Haji Ali Dargah – Mumbai
The Haji Ali Dargah is one of Mumbai’s most iconic landmarks and must not be missed. It is not merely a Dargah or a tourist attraction; it is an entirely distinct experience.
Despite the constant bustle, there is an aura of tranquility while entering the monument. Whichever religion you practice, this place welcomes you with open arms.
The Haji Ali Dargah, dates back to 1431 and is affiliated with Sayyed Pir Haji Ali Shah Bukhari.
He was a prosperous trader from Bukhara (modern-day Uzbekistan) who forsook his wealth and worldly belongings to travel to Mecca for the pilgrimage.
Following that, he traveled the globe before settling in Mumbai.
The dargah was placed under the auspices of the Haji Ali Dargah Trust in 1916. Following that, a sanatorium and an entrance gate were constructed to the complex in 1950.
Later the same year, in 1964, the mosque and Dargah Sharif received extensive repairs and reconfigurations.
By 1990, the small pathway leading to the masjid had also been rebuilt. After extensive rebuilding, the entire site now comprises a 5000-square-meter footprint.
Miracle of the Pir Haji Ali Shah Bukhari or Baba Haji Ali
According to legend, the saint once witnessed a woman weeping on the road after accidentally spilling the oil she was carrying.
He felt sorry for her and pressed his finger against the spot where she’d spilled the oil. Oil seeped from the dirt, and the woman happily refilled her oil vessel and returned home.
However, the saint had a terrible dream that his conduct had caused harm to the land. This plagued him with regret, and his health suffered as a result.
That was during his visit to India. When he arrived on the Mumbai shore, he intended to stay permanently and spread Islam among the people.
The demise of the Pir
There are also other legends about his demise. According to the most prevalent version, the saint instructed his devotees not to bury him immediately after his death.
He directed them to toss his casket into the water and bury him where it was discovered. His companions obeyed, and his coffin was deposited on a little mound in Worli.
Later, the dargah and the saint’s tomb were constructed on the same site. Over time, the grave became a famous pilgrimage destination for pilgrims seeking blessings.
This mausoleum is open to tourists seven days a week from 5:30 a.m. to 10 p.m., and visitors are not required to be Muslim to enter.
Nonetheless, when you visit this dargah, you will largely encounter believers of the Islamic faith.
There is no admission price; however, donations are welcome. A portion of the trust’s income is used to maintain Madrasas (Islamic schools) and to provide scholarships.
How to reach Haji Ali Dargah
Auto rickshaws operate exclusively in Mumbai’s suburbs and will not travel to Haji Ali. When getting into the city from the suburbs, one must take a different form of transit than Mahim / Sion.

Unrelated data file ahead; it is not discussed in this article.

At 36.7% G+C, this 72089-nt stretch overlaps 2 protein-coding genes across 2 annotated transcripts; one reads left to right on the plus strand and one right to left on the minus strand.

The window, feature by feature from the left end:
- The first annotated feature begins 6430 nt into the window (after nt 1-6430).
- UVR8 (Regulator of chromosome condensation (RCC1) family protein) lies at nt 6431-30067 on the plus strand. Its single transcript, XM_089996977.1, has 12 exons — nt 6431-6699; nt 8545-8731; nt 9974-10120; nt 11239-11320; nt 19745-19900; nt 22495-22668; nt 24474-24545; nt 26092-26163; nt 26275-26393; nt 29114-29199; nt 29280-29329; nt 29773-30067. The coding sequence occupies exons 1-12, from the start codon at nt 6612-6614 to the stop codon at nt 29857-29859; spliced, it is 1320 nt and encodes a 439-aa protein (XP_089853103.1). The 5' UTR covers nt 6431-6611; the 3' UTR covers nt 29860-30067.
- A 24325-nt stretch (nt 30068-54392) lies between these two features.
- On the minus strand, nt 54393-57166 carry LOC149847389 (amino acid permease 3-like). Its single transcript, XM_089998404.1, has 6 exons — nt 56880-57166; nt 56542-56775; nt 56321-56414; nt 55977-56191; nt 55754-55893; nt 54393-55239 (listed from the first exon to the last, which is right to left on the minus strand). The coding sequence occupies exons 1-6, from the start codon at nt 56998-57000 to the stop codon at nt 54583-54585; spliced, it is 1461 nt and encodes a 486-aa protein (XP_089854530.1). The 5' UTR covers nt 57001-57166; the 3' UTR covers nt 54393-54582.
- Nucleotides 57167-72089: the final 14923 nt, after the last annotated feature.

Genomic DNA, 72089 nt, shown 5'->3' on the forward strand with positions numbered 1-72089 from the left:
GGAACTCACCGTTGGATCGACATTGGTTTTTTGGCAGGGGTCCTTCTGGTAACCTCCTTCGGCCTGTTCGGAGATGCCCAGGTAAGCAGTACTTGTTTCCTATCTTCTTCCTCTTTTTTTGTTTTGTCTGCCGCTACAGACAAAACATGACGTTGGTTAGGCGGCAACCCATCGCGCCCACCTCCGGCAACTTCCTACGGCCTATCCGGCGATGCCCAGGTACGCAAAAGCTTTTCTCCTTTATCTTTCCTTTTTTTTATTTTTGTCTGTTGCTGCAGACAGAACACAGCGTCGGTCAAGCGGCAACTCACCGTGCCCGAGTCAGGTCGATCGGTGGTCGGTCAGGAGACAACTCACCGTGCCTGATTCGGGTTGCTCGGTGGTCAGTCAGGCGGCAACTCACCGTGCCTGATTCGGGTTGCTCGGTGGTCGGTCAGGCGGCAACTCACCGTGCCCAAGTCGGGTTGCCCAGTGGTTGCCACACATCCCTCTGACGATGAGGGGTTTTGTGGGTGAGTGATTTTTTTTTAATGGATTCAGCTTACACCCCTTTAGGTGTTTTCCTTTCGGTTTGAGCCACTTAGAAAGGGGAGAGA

Local trains are one of the most convenient ways to Reach Haji Ali since it is well connected. One must get off the Western line at Mahalakshmi Station or Mumbai Central Station, whereas one must get off on the Central (Main) line at Byculla Station and take a B.E.S.T. bus or taxi to the destination.
Haji Ali is also well-connected to the rest of Mumbai via the arterial route that connects the southern suburbs with the western suburbs. In order to get to Haji Ali from the airport or the Western Suburbs, one must travel along with L. J. Road, Shivaji Park, Prabhadevi, Worli, or via the Sea-link to Worli, and then along Lala Lajpat Rai Marg (also known as Hornby Vellard) until they reach Haji Ali.
Those traveling from the Central Suburbs / Navi Mumbai will need to take the Eastern Express Highway through Ghatkopar, Chembur, and Kurla. Through Sion, Matunga, Dadar, and then cross over into Prabhadevi, Worli, or they will take the Sea-Link to Worli and then take Lala Lajpat Rai Marg (also known as Hornby Vellard) to get to Haji Ali.
The B.E.S.T. bus transports
A large number of buses to and from various locations throughout the city and suburbs via Haji Ali. Route numbers 33, 37, 63, 81, 83, 84, 85, 87, 89, 92, 93, 124, 125, 351, 357, 385, and 521 are some of the most popular.
To get to Haji Ali from South Mumbai, choose the Pedder Road, Breach Candy, or Nana Chowk routes, Tardeo or Byculla routes, or the Mahalakshmi Race Course route (see below).
Uber and OLA services are also available – You can book a cab using the App on a smartphone, and the driver will take you directly up to the gate of the Dargah.
Who owns or manages this Dargah
The trust is established under the terms of the Bombay Public Trust Act, 1950, and registered under the registration number PTR No. B-251 of the Bombay Public Trust Act, 1950. (BOM).
Mumbai’s patron saint, Pir Haji Ali Shah Bukhari (R.A.), is buried at Haji Ali Dargah. The Haji Ali Dargah Trust administers and manages the tomb, which is located on the edge of the sea and appears to be in the middle of the Ocean.
The Haji Ali Dargah Trust was established in 1916 by Abdul Karim Haji Essa Haji Fazla, Haji Jan Mohamed Haji Mohamed, and other Cutchi Memons, who filed suit in the High Court of Judicature at Bombay, Ordinary Original Civil Jurisdiction, in order to establish the Haji Ali Dargah.
A scheme was established under the supervision of the Commissioner of the Hon’ble High Court for the management and administration of the Dargah and the properties associated with it.
The Haji Ali Dargah Trust was established as a charitable organization. Because of India’s attainment of independence and sovereign status in 1947, the Haji Ali Dargah Trust was established and registered with the Charity Commissioner of Maharashtra in accordance with the provisions of the Bombay Public Trust Act, 1950.
Facts and why it’s popular
- Whereas certain regions of the world are religiously divided, others are secular and liberal. The popularity of the Haji Ali Dargah in Mumbai demonstrates the latter, with thousands of people flocking to the sacred site regardless of caste, creed, or religion.